No ... but both become extremely intolerant of other positions. I've often posted here on the "illiberality of liberalism" and that is as true theologically as politically. I certainly found that a "Sea of Faith" group of which I was a member for some time said they respected all views but, in practice, weren't even prepared to listen to conservative ones. (Their theology was also, apart from a nodding acquaintance of the "Jesus Seminar" by some, about 50 years out-of-date, but that's a different story!)

OK, but isn't that the case for any group set up with any position?

I don't know anything about this Sea of Faith, but presumably one could set up a group which says all beliefs are valued and welcomed (or something) - but that's almost inevitably going to exclude people who don't hold that position.

Why would I attend a group where I thought other people were being led by Satan (etc) and why would the group tolerate me telling everyone else that I thought they were going to hell (etc)?

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overheard on a Welsh bus-stop: Jesus don't care about you, he's only interested in your soul

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Ricardus
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quote:
Originally posted by mr cheesy:

But as a general comment, I've observed recently that if one goes far enough to the political left, it joins up with the far right somewhere around the back so as to be essentially interchangeable.

I think it doesn't help that 'right-wing' encompasses two diametrically opposed tendencies.

There is the Thatcherite, free-market right and there is the nationalist, Marine Le Pen right. One wants to reduce state intervention and favour individualism, the other wants the state to mould society into a unity in its own image, where 'society' includes both public and private attitudes. But using the state to mould society is what Lenin wanted to do too, hence the similarities.

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Grec Man
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Since right wing and left wing are political constructions, it is not really helpful to use them about theology.

Why not just talk about the specific issue at hand without making a categorisation?

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Dafyd
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quote:
Originally posted by lilBuddha:
quote:
In recent months I’ve seen a number of Shipmates refer to a theologically ‘right wing’ position on various issues, DH or otherwise. Usually the term indicates a hardline, evangelical stance and/or a literal or dogmatic Biblical interpretation. For perhaps 35 years I’ve regarded this type of viewpoint as theologically left wing
Right = conservative. Left = liberal. What you describe here is right wing.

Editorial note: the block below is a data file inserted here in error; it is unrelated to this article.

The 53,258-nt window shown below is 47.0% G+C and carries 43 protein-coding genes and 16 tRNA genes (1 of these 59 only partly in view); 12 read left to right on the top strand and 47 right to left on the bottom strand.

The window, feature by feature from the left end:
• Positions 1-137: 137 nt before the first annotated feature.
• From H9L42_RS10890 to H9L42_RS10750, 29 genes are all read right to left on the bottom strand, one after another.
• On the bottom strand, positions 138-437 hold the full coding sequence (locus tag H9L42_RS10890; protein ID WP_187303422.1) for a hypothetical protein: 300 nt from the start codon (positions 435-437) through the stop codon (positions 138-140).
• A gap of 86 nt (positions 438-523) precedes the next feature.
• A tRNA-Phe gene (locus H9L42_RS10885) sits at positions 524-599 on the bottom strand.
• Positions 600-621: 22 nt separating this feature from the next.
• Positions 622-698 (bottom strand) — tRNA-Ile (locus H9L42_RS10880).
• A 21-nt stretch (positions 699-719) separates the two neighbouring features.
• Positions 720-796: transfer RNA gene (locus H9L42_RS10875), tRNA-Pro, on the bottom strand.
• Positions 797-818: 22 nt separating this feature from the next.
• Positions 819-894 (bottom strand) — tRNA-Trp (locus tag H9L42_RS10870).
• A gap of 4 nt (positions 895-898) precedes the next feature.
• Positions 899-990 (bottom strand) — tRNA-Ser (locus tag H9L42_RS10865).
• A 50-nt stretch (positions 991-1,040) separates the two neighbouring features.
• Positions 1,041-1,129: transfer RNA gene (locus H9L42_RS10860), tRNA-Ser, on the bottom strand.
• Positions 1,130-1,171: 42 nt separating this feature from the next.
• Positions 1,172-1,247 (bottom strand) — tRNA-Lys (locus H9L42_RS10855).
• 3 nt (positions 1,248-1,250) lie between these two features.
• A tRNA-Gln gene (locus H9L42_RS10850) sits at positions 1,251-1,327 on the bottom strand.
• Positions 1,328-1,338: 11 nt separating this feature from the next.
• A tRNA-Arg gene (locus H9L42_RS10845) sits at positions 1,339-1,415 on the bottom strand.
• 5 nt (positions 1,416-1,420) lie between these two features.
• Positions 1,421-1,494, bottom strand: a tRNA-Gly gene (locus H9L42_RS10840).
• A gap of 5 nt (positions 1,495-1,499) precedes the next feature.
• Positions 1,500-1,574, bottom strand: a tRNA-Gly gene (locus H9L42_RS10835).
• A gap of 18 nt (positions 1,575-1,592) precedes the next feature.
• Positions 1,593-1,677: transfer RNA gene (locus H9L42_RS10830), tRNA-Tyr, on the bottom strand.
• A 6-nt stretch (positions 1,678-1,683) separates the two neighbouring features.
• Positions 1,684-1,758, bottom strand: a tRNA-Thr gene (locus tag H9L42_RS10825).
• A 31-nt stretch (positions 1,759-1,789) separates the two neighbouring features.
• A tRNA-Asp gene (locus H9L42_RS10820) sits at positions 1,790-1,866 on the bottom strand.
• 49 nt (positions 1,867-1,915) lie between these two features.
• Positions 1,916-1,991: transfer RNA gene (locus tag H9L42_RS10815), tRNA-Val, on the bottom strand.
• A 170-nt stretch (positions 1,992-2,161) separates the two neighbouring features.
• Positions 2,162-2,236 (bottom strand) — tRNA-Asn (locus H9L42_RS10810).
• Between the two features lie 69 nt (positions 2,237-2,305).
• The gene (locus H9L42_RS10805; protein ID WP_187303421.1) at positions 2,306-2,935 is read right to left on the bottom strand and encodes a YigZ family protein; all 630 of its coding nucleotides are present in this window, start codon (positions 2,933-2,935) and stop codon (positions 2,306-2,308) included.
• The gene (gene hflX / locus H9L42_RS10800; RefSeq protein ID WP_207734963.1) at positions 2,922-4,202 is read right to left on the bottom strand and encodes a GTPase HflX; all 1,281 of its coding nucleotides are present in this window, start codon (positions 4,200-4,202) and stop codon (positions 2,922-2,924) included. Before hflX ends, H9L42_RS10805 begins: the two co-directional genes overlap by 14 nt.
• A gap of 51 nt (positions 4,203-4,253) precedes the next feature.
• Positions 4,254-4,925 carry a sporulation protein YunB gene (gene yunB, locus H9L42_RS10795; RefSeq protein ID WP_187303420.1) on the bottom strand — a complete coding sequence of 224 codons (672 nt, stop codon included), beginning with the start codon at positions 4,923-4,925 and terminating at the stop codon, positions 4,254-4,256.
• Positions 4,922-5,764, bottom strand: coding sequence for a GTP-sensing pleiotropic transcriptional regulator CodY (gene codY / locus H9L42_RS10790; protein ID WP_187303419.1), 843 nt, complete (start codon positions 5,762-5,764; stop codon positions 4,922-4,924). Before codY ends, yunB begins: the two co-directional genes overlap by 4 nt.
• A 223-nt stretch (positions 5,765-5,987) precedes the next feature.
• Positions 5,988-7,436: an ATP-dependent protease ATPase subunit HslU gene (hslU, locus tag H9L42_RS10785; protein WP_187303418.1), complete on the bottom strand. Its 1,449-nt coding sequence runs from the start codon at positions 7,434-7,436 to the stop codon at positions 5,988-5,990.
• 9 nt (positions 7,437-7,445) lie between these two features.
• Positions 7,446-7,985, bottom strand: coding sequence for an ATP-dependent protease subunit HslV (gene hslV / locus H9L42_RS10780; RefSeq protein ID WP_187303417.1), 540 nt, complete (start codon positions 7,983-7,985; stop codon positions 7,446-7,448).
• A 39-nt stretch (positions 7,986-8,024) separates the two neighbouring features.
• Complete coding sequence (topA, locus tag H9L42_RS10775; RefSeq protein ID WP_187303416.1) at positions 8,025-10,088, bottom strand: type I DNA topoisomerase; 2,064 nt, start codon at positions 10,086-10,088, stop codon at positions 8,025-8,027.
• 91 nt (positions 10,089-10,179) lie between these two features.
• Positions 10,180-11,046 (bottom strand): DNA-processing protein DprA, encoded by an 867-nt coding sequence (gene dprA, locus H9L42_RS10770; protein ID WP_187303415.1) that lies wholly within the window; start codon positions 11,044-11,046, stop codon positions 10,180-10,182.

Left wing is socialist not liberal. Cameron and Osborne are classical liberals.

Speaking as a socialist I think there is a similarity between left-wing groups and low church and Dissenting Christianity more generally.
Historically it also used to be the case that dissenters were more likely to be left-wing. I don't think that correlation is necessarily true anymore.
That said, the OP ignores conservative Roman Catholicism.

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lilBuddha
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quote:
Originally posted by Dafyd:
Left wing is socialist not liberal.

Left wing is a blanket term for the liberal, socialist, or radical section of a political party or system. Most of the Left includes social equality and egalitarianism.
quote:

Cameron and Osborne are classical liberals.

Austerity programmes and immigration limits not liberal.

quote:
Originally posted by Baptist Trainfan:
No ... but both become extremely intolerant of other positions. I've often posted here on the "illiberality of liberalism" and that is as true theologically as politically.

The ramifications are very different, though, for each side. Intolerance on the liberal side could lead to people without the unfettered right to express their dislikes.
Intolerance on the conservative side leaves people without rights.

quote:
Originally posted by Grec Man:
Since right wing and left wing are political constructions, it is not really helpful to use them about theology.

Why not just talk about the specific issue at hand without making a categorisation?

When the OP distils the mess of an OP into a concrete issue, then we can. Right now we are arguing over how we interpret what we think he might have been trying to say.

--------------------
So goodnight moon, I want the sun
If it's not here soon, I might be done
No it won't be too soon 'til I say goodnight moon

- A. N. Parsley, D. Mcvinni

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Caissa
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Wikipedia's take on the political spectrum https://en.wikipedia.org/wiki/Political_spectrum

Liberals are centrist, imho.

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Doc Tor